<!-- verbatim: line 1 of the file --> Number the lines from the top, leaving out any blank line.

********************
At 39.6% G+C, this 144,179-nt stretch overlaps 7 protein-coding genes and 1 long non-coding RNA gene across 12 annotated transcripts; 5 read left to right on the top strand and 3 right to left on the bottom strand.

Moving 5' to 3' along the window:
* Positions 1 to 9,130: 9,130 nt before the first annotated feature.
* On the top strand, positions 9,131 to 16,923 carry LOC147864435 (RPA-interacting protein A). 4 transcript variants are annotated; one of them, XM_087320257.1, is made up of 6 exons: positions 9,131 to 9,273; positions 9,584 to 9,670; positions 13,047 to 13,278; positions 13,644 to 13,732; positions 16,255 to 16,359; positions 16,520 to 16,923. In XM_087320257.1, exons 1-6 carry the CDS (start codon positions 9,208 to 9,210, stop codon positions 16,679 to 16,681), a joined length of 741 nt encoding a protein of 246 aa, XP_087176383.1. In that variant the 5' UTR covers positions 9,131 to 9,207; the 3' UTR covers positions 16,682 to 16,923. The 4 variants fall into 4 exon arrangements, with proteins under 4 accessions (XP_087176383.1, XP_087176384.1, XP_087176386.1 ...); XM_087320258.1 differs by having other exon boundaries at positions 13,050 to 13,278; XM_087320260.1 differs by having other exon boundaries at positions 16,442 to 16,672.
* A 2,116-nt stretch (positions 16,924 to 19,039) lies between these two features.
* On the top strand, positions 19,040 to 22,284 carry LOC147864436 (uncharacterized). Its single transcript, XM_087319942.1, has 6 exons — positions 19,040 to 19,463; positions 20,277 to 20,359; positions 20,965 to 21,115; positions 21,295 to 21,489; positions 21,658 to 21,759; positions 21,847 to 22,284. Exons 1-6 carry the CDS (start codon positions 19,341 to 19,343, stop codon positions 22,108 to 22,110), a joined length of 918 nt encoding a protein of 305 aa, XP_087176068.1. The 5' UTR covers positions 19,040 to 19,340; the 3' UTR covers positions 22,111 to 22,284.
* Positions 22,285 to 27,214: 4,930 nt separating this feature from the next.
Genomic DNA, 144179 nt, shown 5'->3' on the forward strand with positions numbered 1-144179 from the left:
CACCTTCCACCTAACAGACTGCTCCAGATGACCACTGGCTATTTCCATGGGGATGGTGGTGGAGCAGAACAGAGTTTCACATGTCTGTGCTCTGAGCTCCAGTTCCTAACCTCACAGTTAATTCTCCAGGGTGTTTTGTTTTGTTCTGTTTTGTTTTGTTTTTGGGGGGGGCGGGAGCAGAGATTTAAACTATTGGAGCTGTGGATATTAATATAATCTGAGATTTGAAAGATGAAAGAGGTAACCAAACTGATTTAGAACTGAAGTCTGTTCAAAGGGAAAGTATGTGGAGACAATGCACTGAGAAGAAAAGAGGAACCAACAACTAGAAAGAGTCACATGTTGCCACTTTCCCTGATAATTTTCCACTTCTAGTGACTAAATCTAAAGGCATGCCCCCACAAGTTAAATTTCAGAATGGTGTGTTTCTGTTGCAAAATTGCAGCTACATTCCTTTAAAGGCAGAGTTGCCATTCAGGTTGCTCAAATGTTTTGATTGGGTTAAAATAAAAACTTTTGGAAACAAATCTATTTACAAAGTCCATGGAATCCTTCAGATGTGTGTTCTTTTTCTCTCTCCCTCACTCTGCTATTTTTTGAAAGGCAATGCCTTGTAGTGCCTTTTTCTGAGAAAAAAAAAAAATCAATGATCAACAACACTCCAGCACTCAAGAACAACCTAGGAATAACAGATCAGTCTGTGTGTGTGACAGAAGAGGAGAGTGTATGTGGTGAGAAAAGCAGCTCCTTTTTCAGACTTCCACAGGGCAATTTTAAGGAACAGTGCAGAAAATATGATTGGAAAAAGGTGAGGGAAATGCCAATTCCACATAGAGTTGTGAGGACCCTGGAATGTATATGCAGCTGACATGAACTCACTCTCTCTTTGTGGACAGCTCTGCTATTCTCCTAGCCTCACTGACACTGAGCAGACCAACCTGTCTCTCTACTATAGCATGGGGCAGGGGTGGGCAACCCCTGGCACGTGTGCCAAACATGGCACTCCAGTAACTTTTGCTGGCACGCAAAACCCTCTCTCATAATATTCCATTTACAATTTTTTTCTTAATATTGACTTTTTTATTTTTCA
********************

At 39.6% G+C, this 144,179-nt stretch overlaps 7 protein-coding genes and 1 long non-coding RNA gene across 12 annotated transcripts; 5 read left to right on the top strand and 3 right to left on the bottom strand.